An F-22 Just Blew Up a Heroin Drug Lab During Its First Combat Mission in Afghanistan

The Raptor blew the Taliban’s heroin factory to pieces. But is this a smart way to use the world’s best fighter jet?

The F-22 Raptor, possibly the most advanced fighter plane in the world, just bombed a drug lab in Afghanistan. The incident marked the first time that the F-22 has dropped bombs in anger. But a larger question overshadows the airstrike: Is it really necessary to use a plane that costs nearly $70,000 per hour to bomb an undefended drug factory?

The bombing was part of Operation Jagged Edge, a campaign to attack Taliban drug production. Heroin is one of the main moneymakers for the Taliban, who use it to fund their guerrilla war against the Afghan government and its American backers. Most of this heroin is funneled to Europe and Canada, with only a small amount reaching the United States. According to U.S. Forces Afghanistan Gen. John Nicholson, there are between 400 and 500 drug production sites in country at any one time.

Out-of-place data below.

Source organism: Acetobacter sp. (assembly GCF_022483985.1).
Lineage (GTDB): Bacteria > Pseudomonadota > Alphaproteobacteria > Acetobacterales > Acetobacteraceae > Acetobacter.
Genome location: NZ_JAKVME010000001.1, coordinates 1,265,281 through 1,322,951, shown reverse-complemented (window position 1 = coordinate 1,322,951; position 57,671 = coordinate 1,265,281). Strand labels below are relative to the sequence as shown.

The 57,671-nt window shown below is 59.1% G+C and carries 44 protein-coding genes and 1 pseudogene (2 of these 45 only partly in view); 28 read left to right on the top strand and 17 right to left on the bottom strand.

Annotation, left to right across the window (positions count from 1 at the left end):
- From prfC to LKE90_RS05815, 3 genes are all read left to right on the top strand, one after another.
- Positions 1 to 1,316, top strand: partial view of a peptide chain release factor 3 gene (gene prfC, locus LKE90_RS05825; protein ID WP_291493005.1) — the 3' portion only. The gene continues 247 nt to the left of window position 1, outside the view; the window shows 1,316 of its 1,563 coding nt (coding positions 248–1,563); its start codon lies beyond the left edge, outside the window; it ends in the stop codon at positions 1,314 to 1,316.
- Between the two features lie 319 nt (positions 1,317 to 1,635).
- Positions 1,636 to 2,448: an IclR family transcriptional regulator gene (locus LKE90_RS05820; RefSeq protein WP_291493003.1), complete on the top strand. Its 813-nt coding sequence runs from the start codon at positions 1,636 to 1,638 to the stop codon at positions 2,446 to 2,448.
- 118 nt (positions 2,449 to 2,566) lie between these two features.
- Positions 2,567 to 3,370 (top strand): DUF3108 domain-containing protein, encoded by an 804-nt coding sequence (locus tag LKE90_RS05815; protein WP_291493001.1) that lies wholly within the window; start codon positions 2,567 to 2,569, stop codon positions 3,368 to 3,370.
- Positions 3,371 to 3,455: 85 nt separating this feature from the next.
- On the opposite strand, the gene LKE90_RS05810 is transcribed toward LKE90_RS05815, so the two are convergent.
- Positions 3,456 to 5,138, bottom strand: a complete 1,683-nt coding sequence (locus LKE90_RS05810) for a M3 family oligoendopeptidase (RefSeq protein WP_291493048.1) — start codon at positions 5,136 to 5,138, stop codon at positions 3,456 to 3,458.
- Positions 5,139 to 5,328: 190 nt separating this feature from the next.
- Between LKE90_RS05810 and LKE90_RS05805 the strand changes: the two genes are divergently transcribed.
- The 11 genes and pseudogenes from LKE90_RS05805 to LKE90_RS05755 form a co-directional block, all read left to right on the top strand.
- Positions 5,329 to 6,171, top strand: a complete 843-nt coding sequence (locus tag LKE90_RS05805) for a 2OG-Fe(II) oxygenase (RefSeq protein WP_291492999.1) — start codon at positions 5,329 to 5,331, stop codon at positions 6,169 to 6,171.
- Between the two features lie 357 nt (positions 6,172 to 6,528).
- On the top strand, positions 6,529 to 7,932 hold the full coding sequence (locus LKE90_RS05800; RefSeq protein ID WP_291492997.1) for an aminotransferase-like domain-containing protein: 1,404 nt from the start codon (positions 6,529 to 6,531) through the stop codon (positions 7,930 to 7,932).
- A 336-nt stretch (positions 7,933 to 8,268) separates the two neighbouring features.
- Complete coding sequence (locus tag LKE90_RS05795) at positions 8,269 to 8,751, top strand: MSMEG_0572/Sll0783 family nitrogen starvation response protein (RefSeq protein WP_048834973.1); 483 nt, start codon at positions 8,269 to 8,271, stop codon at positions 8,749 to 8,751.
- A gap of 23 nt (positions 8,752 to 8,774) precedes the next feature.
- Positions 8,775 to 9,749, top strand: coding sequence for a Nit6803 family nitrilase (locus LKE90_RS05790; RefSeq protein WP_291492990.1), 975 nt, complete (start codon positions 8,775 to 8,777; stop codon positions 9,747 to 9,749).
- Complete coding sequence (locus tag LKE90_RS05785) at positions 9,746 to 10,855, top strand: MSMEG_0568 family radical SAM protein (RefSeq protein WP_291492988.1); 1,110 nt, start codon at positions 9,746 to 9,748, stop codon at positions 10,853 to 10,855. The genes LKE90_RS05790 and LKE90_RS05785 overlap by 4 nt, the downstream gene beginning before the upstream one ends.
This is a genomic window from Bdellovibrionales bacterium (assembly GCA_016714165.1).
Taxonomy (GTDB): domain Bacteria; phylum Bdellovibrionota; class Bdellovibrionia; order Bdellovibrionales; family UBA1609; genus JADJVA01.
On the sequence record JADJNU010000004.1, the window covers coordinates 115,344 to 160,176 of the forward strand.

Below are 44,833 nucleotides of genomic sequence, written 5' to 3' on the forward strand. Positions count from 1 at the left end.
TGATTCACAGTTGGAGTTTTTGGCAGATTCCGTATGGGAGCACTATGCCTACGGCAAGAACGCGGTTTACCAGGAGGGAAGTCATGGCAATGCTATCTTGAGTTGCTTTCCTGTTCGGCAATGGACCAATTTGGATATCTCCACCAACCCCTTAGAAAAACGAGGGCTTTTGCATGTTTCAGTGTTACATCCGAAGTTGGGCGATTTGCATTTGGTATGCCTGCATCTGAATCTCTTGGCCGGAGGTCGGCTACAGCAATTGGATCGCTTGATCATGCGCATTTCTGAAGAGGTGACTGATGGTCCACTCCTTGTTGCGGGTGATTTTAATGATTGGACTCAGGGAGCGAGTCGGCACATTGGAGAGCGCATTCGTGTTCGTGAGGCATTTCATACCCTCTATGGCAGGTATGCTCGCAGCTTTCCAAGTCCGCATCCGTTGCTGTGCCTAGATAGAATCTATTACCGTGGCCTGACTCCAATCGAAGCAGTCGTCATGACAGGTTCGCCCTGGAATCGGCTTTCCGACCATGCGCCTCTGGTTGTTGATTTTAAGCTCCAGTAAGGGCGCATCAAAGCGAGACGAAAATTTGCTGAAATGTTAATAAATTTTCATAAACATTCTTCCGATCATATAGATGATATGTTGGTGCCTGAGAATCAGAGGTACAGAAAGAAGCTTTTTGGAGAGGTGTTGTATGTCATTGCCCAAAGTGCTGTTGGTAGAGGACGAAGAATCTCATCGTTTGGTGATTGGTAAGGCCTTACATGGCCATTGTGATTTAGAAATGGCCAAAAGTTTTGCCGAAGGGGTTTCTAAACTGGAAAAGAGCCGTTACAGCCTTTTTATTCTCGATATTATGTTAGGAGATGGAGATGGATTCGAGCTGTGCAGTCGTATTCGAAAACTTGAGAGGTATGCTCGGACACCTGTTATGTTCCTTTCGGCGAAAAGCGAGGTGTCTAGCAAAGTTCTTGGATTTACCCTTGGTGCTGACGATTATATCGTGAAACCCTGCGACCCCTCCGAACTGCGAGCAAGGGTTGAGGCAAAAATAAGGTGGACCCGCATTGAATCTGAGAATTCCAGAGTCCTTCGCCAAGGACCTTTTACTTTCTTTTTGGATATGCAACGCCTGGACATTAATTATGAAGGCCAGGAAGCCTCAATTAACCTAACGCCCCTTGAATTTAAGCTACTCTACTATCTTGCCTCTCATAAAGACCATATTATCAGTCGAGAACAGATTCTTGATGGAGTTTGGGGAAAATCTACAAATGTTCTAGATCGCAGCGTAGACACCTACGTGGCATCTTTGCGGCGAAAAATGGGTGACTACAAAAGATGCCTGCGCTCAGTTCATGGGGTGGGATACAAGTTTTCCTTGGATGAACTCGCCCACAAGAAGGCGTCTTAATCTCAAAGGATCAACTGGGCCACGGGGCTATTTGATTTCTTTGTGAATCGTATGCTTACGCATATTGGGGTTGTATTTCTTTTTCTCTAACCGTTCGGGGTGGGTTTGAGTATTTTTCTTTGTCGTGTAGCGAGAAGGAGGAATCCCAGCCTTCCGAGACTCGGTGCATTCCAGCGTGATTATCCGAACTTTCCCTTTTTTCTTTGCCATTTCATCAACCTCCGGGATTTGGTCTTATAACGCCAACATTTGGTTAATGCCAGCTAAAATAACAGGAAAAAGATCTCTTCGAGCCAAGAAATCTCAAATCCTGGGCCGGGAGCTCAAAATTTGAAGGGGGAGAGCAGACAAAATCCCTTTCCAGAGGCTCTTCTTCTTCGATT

Here’s video from the bombing:

The military has wanted to go after these facilities for some time, but the rules of engagement say air power can only be used only to defend Afghan troops. These rules were recently expanded to allow U.S. forces greater latitude in target planning, hence Jagged Knife. According to Defense News, the operation destroyed 10 drug facilities in one night.

The use of a F-22 Raptor to bomb a drug site was reportedly driven by several factors. One, the targets were in an area with civilians nearby, and that required a precision weapon with a small explosive payload. The Small Diameter Bomb, a 250-lb. precision-guided bomb that can fly more than 45 miles to strike targets, was the obvious and perhaps only choice for the task. Here’s video of the SDB loaded on a F-22.

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Henry Sapiecha

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